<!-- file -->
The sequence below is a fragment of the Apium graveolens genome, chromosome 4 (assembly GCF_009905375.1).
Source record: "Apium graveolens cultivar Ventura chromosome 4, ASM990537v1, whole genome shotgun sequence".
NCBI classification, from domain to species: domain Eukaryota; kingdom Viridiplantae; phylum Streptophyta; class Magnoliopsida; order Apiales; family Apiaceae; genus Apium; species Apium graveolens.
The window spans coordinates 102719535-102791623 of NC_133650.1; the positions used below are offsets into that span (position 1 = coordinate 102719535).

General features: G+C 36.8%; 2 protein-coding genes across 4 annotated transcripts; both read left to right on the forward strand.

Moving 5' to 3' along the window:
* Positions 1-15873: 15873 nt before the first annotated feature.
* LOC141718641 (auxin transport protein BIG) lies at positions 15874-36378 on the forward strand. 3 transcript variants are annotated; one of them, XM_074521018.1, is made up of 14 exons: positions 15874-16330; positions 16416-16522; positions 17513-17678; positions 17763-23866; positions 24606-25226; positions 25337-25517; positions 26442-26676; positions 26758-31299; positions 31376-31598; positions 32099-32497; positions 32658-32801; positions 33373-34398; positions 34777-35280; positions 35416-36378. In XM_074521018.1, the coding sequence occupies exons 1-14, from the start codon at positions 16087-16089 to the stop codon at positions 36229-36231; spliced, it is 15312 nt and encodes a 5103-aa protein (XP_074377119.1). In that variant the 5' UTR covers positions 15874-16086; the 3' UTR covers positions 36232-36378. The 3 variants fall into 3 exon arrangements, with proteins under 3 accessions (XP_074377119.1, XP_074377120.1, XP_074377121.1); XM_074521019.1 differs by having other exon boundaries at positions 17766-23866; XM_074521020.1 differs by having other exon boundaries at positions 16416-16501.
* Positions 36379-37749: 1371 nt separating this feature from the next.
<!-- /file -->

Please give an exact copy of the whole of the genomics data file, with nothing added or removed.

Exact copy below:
The sequence below is a fragment of the Apium graveolens genome, chromosome 4 (assembly GCF_009905375.1).
Source record: "Apium graveolens cultivar Ventura chromosome 4, ASM990537v1, whole genome shotgun sequence".
NCBI classification, from domain to species: domain Eukaryota; kingdom Viridiplantae; phylum Streptophyta; class Magnoliopsida; order Apiales; family Apiaceae; genus Apium; species Apium graveolens.
The window spans coordinates 102719535-102791623 of NC_133650.1; the positions used below are offsets into that span (position 1 = coordinate 102719535).

General features: G+C 36.8%; 2 protein-coding genes across 4 annotated transcripts; both read left to right on the forward strand.

Moving 5' to 3' along the window:
* Positions 1-15873: 15873 nt before the first annotated feature.
* LOC141718641 (auxin transport protein BIG) lies at positions 15874-36378 on the forward strand. 3 transcript variants are annotated; one of them, XM_074521018.1, is made up of 14 exons: positions 15874-16330; positions 16416-16522; positions 17513-17678; positions 17763-23866; positions 24606-25226; positions 25337-25517; positions 26442-26676; positions 26758-31299; positions 31376-31598; positions 32099-32497; positions 32658-32801; positions 33373-34398; positions 34777-35280; positions 35416-36378. In XM_074521018.1, the coding sequence occupies exons 1-14, from the start codon at positions 16087-16089 to the stop codon at positions 36229-36231; spliced, it is 15312 nt and encodes a 5103-aa protein (XP_074377119.1). In that variant the 5' UTR covers positions 15874-16086; the 3' UTR covers positions 36232-36378. The 3 variants fall into 3 exon arrangements, with proteins under 3 accessions (XP_074377119.1, XP_074377120.1, XP_074377121.1); XM_074521019.1 differs by having other exon boundaries at positions 17766-23866; XM_074521020.1 differs by having other exon boundaries at positions 16416-16501.
* Positions 36379-37749: 1371 nt separating this feature from the next.